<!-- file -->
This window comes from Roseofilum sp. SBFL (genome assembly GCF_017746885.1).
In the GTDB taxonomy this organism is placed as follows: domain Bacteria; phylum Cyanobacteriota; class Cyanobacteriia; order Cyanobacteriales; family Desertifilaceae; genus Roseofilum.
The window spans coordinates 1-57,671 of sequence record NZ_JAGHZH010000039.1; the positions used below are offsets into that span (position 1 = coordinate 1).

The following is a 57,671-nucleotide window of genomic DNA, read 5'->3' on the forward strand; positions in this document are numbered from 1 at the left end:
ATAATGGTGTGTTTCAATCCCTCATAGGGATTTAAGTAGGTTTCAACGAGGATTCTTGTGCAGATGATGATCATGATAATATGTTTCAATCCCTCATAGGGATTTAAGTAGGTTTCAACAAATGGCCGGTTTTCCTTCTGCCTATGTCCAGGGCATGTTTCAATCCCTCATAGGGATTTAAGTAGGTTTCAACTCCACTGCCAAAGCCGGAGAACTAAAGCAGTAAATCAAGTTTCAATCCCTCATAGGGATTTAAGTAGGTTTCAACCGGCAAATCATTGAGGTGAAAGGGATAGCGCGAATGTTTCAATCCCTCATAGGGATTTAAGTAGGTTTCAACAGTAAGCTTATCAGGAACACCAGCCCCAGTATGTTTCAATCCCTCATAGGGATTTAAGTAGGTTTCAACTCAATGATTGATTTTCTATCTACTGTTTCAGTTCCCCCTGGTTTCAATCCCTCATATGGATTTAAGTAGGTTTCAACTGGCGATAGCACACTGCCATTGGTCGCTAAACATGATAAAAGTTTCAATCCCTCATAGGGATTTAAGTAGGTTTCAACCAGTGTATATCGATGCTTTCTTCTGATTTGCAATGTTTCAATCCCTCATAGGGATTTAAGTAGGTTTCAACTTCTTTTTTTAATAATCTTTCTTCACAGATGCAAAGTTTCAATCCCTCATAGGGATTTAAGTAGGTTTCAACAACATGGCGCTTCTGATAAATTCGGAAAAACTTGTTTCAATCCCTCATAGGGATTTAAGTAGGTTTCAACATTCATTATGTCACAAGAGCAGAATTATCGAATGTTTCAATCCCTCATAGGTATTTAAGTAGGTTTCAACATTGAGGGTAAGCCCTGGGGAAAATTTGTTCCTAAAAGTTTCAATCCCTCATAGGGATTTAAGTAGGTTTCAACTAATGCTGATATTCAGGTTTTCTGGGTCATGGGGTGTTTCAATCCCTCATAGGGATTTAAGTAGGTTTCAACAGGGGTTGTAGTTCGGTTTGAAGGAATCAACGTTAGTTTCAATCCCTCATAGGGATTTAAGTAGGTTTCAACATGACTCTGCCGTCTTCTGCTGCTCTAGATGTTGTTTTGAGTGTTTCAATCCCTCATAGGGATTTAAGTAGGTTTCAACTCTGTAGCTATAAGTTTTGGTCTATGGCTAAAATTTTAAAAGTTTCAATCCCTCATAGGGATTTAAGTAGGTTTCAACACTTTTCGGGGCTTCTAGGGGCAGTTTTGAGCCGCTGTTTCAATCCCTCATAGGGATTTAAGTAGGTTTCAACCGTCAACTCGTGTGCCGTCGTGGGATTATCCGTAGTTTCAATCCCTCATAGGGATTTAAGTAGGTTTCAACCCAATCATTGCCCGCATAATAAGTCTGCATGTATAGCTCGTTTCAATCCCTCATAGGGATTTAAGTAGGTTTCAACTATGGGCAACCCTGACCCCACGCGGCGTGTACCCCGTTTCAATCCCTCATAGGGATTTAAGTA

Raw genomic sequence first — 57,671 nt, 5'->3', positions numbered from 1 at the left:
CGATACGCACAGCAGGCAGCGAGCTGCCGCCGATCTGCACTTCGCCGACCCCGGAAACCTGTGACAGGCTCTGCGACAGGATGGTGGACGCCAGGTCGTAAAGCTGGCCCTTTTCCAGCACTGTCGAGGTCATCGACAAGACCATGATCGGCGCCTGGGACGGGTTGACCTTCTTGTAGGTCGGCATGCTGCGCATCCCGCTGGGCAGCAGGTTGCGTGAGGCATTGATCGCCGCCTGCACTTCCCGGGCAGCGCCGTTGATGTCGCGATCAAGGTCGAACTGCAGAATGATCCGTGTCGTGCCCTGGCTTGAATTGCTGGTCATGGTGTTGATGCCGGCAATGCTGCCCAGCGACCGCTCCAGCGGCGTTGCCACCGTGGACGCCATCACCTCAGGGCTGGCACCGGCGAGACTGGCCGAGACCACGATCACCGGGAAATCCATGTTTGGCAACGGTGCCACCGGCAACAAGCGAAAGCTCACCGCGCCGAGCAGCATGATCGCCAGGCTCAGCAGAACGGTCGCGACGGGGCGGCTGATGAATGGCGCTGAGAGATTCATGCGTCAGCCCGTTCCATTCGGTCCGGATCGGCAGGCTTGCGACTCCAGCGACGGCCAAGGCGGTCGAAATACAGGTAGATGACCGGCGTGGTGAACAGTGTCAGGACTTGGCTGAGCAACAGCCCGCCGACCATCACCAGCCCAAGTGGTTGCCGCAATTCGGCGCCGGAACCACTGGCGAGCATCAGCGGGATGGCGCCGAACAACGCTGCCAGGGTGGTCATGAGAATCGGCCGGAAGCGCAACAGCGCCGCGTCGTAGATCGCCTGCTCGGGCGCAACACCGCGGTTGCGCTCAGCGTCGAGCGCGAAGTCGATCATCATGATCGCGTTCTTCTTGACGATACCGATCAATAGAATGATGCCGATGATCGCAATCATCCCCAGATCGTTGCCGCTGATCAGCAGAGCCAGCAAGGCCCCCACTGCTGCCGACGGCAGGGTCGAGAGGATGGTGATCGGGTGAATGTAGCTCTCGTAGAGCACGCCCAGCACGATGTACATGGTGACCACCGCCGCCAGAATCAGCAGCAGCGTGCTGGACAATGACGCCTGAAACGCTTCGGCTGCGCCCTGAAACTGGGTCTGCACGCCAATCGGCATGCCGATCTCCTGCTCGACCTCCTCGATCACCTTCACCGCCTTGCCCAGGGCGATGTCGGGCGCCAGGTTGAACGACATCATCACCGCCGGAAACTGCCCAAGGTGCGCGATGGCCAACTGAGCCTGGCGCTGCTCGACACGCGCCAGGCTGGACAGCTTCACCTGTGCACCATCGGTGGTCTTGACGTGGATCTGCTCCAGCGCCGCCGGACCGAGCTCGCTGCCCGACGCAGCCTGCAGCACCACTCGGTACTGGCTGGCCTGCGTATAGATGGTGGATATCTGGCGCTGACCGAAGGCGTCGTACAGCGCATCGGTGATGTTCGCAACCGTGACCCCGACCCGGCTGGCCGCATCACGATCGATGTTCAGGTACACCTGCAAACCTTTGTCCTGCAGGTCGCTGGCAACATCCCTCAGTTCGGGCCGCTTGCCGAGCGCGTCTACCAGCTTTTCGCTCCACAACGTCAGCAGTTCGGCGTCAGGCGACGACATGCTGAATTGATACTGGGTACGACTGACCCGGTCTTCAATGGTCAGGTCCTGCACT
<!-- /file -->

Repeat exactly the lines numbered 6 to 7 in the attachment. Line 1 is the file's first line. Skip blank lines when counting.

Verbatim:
Raw genomic sequence first — 57,671 nt, 5'->3', positions numbered from 1 at the left:
CGATACGCACAGCAGGCAGCGAGCTGCCGCCGATCTGCACTTCGCCGACCCCGGAAACCTGTGACAGGCTCTGCGACAGGATGGTGGACGCCAGGTCGTAAAGCTGGCCCTTTTCCAGCACTGTCGAGGTCATCGACAAGACCATGATCGGCGCCTGGGACGGGTTGACCTTCTTGTAGGTCGGCATGCTGCGCATCCCGCTGGGCAGCAGGTTGCGTGAGGCATTGATCGCCGCCTGCACTTCCCGGGCAGCGCCGTTGATGTCGCGATCAAGGTCGAACTGCAGAATGATCCGTGTCGTGCCCTGGCTTGAATTGCTGGTCATGGTGTTGATGCCGGCAATGCTGCCCAGCGACCGCTCCAGCGGCGTTGCCACCGTGGACGCCATCACCTCAGGGCTGGCACCGGCGAGACTGGCCGAGACCACGATCACCGGGAAATCCATGTTTGGCAACGGTGCCACCGGCAACAAGCGAAAGCTCACCGCGCCGAGCAGCATGATCGCCAGGCTCAGCAGAACGGTCGCGACGGGGCGGCTGATGAATGGCGCTGAGAGATTCATGCGTCAGCCCGTTCCATTCGGTCCGGATCGGCAGGCTTGCGACTCCAGCGACGGCCAAGGCGGTCGAAATACAGGTAGATGACCGGCGTGGTGAACAGTGTCAGGACTTGGCTGAGCAACAGCCCGCCGACCATCACCAGCCCAAGTGGTTGCCGCAATTCGGCGCCGGAACCACTGGCGAGCATCAGCGGGATGGCGCCGAACAACGCTGCCAGGGTGGTCATGAGAATCGGCCGGAAGCGCAACAGCGCCGCGTCGTAGATCGCCTGCTCGGGCGCAACACCGCGGTTGCGCTCAGCGTCGAGCGCGAAGTCGATCATCATGATCGCGTTCTTCTTGACGATACCGATCAATAGAATGATGCCGATGATCGCAATCATCCCCAGATCGTTGCCGCTGATCAGCAGAGCCAGCAAGGCCCCCACTGCTGCCGACGGCAGGGTCGAGAGGATGGTGATCGGGTGAATGTAGCTCTCGTAGAGCACGCCCAGCACGATGTACATGGTGACCACCGCCGCCAGAATCAGCAGCAGCGTGCTGGACAATGACGCCTGAAACGCTTCGGCTGCGCCCTGAAACTGGGTCTGCACGCCAATCGGCATGCCGATCTCCTGCTCGACCTCCTCGATCACCTTCACCGCCTTGCCCAGGGCGATGTCGGGCGCCAGGTTGAACGACATCATCACCGCCGGAAACTGCCCAAGGTGCGCGATGGCCAACTGAGCCTGGCGCTGCTCGACACGCGCCAGGCTGGACAGCTTCACCTGTGCACCATCGGTGGTCTTGACGTGGATCTGCTCCAGCGCCGCCGGACCGAGCTCGCTGCCCGACGCAGCCTGCAGCACCACTCGGTACTGGCTGGCCTGCGTATAGATGGTGGATATCTGGCGCTGACCGAAGGCGTCGTACAGCGCATCGGTGATGTTCGCAACCGTGACCCCGACCCGGCTGGCCGCATCACGATCGATGTTCAGGTACACCTGCAAACCTTTGTCCTGCAGGTCGCTGGCAACATCCCTCAGTTCGGGCCGCTTGCCGAGCGCGTCTACCAGCTTTTCGCTCCACAACGTCAGCAGTTCGGCGTCAGGCGACGACATGCTGAATTGATACTGGGTACGACTGACCCGGTCTTCAATGGTCAGGTCCTGCACT